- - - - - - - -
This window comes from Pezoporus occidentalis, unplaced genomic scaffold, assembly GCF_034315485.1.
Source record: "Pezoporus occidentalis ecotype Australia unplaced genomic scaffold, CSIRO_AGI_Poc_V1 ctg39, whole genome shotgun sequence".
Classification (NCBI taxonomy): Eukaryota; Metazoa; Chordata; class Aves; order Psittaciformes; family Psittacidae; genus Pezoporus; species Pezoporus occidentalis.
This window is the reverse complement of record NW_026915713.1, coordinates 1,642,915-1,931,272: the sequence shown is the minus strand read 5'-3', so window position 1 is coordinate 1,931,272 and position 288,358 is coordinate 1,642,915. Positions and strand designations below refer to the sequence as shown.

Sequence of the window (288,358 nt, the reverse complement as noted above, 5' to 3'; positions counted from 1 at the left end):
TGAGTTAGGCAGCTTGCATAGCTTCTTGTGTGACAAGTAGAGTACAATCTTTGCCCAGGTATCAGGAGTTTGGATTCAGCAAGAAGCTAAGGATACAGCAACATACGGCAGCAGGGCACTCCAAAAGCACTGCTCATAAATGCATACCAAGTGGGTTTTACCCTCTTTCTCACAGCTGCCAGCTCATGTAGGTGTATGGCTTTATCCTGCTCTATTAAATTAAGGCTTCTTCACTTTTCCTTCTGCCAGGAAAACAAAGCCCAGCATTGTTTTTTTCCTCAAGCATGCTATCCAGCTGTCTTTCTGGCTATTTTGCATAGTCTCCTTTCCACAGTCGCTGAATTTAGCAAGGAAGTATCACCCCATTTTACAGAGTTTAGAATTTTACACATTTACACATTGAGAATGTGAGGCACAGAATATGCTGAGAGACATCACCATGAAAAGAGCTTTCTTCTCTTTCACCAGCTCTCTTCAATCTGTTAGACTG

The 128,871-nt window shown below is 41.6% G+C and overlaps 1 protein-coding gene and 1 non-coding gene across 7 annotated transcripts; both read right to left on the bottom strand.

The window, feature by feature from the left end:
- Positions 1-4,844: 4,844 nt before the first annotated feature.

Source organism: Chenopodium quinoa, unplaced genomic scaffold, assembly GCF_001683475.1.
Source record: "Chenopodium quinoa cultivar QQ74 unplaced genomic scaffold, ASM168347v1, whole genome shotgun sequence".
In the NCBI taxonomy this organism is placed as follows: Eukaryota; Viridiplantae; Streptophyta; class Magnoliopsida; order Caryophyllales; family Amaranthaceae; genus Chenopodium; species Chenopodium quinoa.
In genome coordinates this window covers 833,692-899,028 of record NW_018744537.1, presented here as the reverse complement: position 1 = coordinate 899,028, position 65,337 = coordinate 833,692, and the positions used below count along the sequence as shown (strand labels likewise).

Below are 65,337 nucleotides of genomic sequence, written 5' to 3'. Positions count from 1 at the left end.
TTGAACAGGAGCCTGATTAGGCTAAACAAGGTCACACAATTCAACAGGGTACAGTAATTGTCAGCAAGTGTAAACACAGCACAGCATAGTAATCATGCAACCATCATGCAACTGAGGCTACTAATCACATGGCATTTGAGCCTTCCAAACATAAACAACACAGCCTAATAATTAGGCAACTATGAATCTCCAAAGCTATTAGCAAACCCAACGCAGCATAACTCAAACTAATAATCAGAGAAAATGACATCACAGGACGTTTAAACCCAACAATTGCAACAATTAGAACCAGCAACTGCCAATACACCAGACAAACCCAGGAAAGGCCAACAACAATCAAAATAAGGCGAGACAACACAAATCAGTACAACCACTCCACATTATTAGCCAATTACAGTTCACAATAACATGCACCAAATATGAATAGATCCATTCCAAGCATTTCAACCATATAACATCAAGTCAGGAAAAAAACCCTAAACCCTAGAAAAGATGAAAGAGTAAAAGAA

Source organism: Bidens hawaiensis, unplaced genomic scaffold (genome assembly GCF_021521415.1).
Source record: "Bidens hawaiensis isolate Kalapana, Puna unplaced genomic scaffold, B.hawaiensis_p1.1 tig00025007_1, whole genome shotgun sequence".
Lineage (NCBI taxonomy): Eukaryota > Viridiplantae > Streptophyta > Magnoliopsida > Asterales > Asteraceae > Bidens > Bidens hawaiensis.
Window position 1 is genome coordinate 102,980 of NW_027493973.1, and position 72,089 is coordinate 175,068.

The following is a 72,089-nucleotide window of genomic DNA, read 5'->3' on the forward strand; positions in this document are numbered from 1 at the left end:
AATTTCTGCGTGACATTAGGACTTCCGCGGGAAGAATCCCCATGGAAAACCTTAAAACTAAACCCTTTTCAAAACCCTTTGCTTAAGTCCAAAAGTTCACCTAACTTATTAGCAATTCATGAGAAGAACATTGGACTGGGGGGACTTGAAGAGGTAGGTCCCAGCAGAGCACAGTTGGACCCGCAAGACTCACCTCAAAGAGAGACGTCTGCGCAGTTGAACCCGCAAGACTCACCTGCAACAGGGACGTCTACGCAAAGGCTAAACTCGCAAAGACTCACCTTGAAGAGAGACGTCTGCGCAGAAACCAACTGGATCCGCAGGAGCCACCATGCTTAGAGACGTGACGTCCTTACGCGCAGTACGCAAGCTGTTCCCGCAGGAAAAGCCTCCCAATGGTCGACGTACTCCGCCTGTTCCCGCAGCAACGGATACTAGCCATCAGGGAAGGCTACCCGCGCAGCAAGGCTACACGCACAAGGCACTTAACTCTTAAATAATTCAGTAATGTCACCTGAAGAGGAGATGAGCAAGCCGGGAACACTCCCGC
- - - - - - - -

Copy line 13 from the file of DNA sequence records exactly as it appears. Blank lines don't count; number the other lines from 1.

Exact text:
In genome coordinates this window covers 833,692-899,028 of record NW_018744537.1, presented here as the reverse complement: position 1 = coordinate 899,028, position 65,337 = coordinate 833,692, and the positions used below count along the sequence as shown (strand labels likewise).